West Virginia (19-4, 8-3) held the Panthers' Brad Wanamaker, who averages 12.3 points and 6.4 rebound per contest, without a single point. The guard managed only three boards, as well.
But it was the struggles of guard Ashton Gibbs that really made life difficult for Pitt in that game at the WVU Coliseum. While Gibbs did manage 11 points (still more than five points below his season average of 16.5), he shot only 2-of-13 from the field and managed no assists.
That was largely the result of the defensive work of Mountaineer forward Devin Ebanks. The rangy, 6-foot-9 sophomore has often been tasked with stopping players like Gibbs, who are much smaller than him.
Ebanks has done so more than effectively, becoming perhaps the best on-ball defender Huggins has at his disposal.
"Dev's done that all year," said the third-year West Virginia head coach. "When you say a guy held (Ohio State star) Evan Turner without a field goal in the second half, that kind of tells you how good he is defensively. He's done a great job."
While Gibbs is a key to the Pittsburgh offense, Huggins said he didn't expect his counterpart, Jamie Dixon, to do much different in terms of scheme to try to help get the guard the ball in positions to score.
"They run a lot of staggers for him," he said. "They run some misdirection things for him. But I don't know that a whole lot will change. They'll probably just put some different sets in that we haven't seen."
Since dropping last Wednesday's game in Morgantown, the Panthers have managed to recover by protecting their home floor.
Dixon's squad defeated Seton Hall 83-58 (exacting a bit of revenge for an earlier 64-61 loss to the Pirates in New Jersey) and stepped out of Big East play for the last time this regular season to knock off Robert Morris 77-53.
There should be little problem generating excitement in the Petersen Events Center once more, as the chance at revenge against the Mountaineers should have a capacity crowd amped up once again.
"I think they've sold out since they started playing in the Petersen Center," Huggins said. "And their students are great. They've got a great student section. They're very enthusiastic and loud. But you can say that about a whole lot of places in this league."
But few teams protect their home court like the Panthers have.
WVU, which beat its arch-rival 70-66 in the Steel City on Feb. 23, 2005, could join that club with a win Friday night. To do so, it would have to become the first team ranked in the nation's top five to defeat the Panthers on their home floor, as they have won all five games against top five teams played at "The Pete."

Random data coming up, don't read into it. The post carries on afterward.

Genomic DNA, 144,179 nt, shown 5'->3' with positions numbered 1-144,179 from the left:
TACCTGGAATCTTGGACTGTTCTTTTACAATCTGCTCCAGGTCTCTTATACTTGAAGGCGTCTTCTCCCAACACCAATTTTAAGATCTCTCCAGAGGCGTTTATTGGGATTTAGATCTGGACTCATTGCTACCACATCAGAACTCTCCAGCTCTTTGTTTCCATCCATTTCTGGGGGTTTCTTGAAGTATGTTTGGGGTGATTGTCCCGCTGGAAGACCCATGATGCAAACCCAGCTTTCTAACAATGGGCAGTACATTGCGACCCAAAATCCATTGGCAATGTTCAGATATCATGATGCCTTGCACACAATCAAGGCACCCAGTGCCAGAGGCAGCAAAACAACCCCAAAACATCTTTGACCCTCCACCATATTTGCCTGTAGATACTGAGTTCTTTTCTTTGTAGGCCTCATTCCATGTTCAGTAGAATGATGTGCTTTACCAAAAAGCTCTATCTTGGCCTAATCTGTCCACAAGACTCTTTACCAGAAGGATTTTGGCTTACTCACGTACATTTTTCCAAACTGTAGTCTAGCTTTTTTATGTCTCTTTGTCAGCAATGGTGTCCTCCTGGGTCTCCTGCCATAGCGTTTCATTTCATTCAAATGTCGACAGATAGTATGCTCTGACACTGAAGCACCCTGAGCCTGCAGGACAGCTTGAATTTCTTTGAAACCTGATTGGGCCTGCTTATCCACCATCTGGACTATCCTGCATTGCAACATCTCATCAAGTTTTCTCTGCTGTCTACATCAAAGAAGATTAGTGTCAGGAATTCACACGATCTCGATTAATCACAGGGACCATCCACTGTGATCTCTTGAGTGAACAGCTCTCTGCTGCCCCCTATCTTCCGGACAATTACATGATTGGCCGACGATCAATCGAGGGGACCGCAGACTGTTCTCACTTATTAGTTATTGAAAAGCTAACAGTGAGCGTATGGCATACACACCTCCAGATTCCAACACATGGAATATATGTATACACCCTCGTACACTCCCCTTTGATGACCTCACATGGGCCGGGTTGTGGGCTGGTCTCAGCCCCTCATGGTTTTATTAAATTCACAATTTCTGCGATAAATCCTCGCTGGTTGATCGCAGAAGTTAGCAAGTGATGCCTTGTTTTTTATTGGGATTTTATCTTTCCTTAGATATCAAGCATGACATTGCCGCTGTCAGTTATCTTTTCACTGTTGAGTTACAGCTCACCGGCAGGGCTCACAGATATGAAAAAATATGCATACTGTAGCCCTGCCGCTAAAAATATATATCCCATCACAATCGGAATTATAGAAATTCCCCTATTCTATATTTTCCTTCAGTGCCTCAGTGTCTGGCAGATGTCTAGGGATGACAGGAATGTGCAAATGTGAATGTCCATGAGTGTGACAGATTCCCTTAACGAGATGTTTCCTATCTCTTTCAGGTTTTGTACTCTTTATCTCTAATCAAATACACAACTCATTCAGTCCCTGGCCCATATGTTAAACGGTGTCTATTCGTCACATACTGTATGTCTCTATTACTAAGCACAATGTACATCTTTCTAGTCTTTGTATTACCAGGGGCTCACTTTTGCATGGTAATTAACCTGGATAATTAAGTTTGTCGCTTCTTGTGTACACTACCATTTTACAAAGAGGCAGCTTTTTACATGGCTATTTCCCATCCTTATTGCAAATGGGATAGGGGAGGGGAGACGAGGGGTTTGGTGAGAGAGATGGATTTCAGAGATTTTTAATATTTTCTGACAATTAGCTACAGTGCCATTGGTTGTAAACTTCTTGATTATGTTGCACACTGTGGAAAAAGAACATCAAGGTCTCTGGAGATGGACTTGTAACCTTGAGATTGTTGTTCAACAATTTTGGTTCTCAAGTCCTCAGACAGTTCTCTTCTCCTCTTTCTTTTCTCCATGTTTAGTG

But while the Mountaineers have a chance to make a bit of history -- and earn a satisfying regular-season sweep of their biggest rival -- none of that matters much to Huggins.
"(A win) means we're still at three losses (in Big East play) and two games behind instead of being three games behind," he said. "We don't get too up or too down. You don't want to do that, then turn around and lose the next game because of all the emotion you spent in the last one. That's just not the way to do what we're trying to do."
Schaus, a former Mountaineer player, coach and athletic director, passed away in Morgantown on Wednesday night at the age of 84.
"Fred was everything," Huggins said. "When Fred coached here, they were in the polls for 40-some consecutive weeks and they were one of the premier teams in college basketball."
"I don't know that there are a lot of people that can do the things Fred was able to do in his career. From a great college coach, to a great pro coach (with the Los Angeles Lakers), to a great pro front office guy -- then coming back to college and winning again at Purdue and coming back here and being a great athletic director -- he excelled in every area of athletics that he ever got in."
Fans threw items on the floor on multiple occasions. An object thrown from the stands hit Pitt assistant coach Tom Herrion hard enough to bruise his cheek, and fan behavior issues at WVU have been under intense scrutiny since.
Huggins didn't think that meant that the Oakland Zoo would be any more hostile than it typically has been.
"I don't think it will be any different," he said. "It always is (a tough atmosphere). I don't see how it can be any different."